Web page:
Born in the south east of Ireland, Simon put his life-long love of football to good use when he started a successful independent blog in 2010. That opened up an alternative route to a career in journalism, and having had work published across a number of sites and publications, Simon joined the staff at Spotlight Sports Group in 2018.
Manchester City ruled the Premier League by fear last season. Their reputation was such, that teams were beaten before a ball was kicked. Of course, the power to beat your rivals through notoriety alone isn’t something that can be plucked from thin air.
The dominant performances have to come first – only then can teams wield a psychological edge that often wins matches before the first whistle. Manchester City’s fantastic, fluid football in the early parts of the 2018/19 season earned them an almost mythological status, handing them the tools to attack psyches as well as defences.
Rather than trying concoct ways to take points off City, teams started to think about damage limitation instead. Generally, the plan was to squeeze as many bodies into as little space as possible in and around the penalty area. It rarely worked.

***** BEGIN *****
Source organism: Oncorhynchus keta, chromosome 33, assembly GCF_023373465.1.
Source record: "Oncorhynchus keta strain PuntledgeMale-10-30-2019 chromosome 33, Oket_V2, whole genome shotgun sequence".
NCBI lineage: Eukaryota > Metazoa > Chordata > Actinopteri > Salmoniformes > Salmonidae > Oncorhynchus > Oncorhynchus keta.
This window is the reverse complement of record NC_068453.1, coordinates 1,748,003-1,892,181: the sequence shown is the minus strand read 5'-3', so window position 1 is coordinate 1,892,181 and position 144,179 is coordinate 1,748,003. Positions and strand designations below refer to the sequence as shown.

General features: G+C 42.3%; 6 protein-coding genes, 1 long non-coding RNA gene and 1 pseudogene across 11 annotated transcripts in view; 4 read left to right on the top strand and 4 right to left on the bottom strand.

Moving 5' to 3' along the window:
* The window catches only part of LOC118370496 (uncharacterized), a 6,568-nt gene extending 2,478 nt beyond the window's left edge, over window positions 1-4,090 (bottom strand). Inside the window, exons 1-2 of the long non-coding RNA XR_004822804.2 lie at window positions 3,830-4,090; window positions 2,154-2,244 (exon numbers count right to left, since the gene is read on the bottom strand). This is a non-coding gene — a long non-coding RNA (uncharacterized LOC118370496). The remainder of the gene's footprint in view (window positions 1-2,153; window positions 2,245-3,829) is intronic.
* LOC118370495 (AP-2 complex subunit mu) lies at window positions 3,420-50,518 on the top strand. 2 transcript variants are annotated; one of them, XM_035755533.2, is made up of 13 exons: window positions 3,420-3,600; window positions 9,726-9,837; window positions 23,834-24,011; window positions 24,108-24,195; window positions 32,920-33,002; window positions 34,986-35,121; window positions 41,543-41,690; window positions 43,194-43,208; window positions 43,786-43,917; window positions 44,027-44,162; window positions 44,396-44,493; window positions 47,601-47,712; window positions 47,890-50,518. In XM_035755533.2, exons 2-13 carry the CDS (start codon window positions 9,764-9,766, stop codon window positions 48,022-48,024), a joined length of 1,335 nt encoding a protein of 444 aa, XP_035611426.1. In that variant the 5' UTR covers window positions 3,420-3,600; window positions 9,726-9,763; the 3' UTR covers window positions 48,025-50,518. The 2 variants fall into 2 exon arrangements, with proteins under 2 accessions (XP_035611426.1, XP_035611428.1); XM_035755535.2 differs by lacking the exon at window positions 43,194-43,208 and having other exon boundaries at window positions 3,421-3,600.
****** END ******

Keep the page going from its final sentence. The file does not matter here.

It wasn’t until Liverpool got their claws into City’s defence in January that their mask of invincibility slipped. Liverpool pressed high, ran hard and used an intensity of effort to pressurise City’s defenders into making unforced errors in possession.
The formula worked so well, that Liverpool beat City three times before the season finished. Of course, few teams have the personnel to exact that same set of instructions against City as expertly as Liverpool.
But early on Saturday afternoon, Wolverhampton Wanderers gave it a good go.
Pushing high and being positive
As newcomers to the Premier League, it could be the case that Wolves have yet to really be consumed by the same dread the rest of the teams in the division feel when coming up against Manchester City.
The home players’ adrenal glands would have been working overtime while sharing a pitch with the Premier League champions to begin with, and with enthusiasm washing down from the Molineux stands in waves, Nuno Espírito Santo certainly had vast reserves of energy to draw from.